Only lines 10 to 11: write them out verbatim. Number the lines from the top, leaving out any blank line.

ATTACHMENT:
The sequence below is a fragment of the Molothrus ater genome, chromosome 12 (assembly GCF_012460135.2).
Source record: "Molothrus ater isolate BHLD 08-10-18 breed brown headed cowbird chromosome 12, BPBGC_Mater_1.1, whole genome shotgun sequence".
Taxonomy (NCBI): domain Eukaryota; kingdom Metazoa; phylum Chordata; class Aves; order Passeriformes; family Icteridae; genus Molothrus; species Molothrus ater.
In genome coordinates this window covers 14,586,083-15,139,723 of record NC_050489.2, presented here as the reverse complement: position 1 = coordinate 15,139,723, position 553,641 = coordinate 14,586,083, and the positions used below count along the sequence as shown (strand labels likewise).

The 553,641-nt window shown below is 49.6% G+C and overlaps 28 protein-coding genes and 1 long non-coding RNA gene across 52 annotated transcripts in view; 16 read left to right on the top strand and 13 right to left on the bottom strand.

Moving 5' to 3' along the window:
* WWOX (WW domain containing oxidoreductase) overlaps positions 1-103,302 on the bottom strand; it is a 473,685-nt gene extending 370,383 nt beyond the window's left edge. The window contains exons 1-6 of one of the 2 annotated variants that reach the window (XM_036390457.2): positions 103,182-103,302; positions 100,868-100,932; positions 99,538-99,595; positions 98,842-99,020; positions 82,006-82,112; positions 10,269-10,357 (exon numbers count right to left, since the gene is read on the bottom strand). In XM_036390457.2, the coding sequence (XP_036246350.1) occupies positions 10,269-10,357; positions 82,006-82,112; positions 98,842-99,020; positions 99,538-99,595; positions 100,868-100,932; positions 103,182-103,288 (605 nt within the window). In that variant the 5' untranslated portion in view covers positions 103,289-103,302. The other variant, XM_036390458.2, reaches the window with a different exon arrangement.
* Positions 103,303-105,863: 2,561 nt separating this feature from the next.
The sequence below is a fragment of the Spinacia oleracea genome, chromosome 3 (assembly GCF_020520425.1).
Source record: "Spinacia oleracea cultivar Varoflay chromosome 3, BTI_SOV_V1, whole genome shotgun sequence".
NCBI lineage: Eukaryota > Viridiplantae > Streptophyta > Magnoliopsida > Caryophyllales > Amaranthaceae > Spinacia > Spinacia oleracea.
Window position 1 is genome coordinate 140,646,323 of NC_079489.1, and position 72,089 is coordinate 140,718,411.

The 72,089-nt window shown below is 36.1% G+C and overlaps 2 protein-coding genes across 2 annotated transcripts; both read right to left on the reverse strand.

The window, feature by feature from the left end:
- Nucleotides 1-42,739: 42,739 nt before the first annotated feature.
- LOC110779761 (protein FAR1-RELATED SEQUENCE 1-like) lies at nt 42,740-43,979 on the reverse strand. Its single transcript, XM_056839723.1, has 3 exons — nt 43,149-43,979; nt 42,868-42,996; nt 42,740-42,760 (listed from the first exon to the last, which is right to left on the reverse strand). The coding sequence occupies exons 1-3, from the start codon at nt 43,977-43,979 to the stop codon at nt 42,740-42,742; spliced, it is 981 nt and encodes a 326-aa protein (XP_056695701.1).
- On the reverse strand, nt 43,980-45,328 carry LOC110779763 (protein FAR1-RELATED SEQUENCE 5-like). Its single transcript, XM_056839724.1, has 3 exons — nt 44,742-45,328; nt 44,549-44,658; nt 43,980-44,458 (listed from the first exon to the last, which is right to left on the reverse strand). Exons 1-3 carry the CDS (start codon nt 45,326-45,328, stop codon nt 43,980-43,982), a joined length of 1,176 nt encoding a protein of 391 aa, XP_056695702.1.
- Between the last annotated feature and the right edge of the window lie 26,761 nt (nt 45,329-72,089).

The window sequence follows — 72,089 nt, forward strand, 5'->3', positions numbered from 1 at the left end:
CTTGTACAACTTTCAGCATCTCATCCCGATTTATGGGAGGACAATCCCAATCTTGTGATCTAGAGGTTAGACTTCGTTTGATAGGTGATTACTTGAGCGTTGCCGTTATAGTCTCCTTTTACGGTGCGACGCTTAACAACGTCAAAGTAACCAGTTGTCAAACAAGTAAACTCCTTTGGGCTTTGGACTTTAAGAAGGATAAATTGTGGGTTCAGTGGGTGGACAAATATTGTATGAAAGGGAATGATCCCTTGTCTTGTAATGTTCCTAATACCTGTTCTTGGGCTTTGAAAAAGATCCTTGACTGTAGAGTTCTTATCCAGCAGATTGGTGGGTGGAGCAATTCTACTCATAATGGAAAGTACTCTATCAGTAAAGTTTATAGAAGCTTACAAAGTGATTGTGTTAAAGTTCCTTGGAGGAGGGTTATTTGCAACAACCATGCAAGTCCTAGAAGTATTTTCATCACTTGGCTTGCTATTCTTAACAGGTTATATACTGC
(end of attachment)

Source record: "Spinacia oleracea cultivar Varoflay chromosome 3, BTI_SOV_V1, whole genome shotgun sequence".
NCBI lineage: Eukaryota > Viridiplantae > Streptophyta > Magnoliopsida > Caryophyllales > Amaranthaceae > Spinacia > Spinacia oleracea.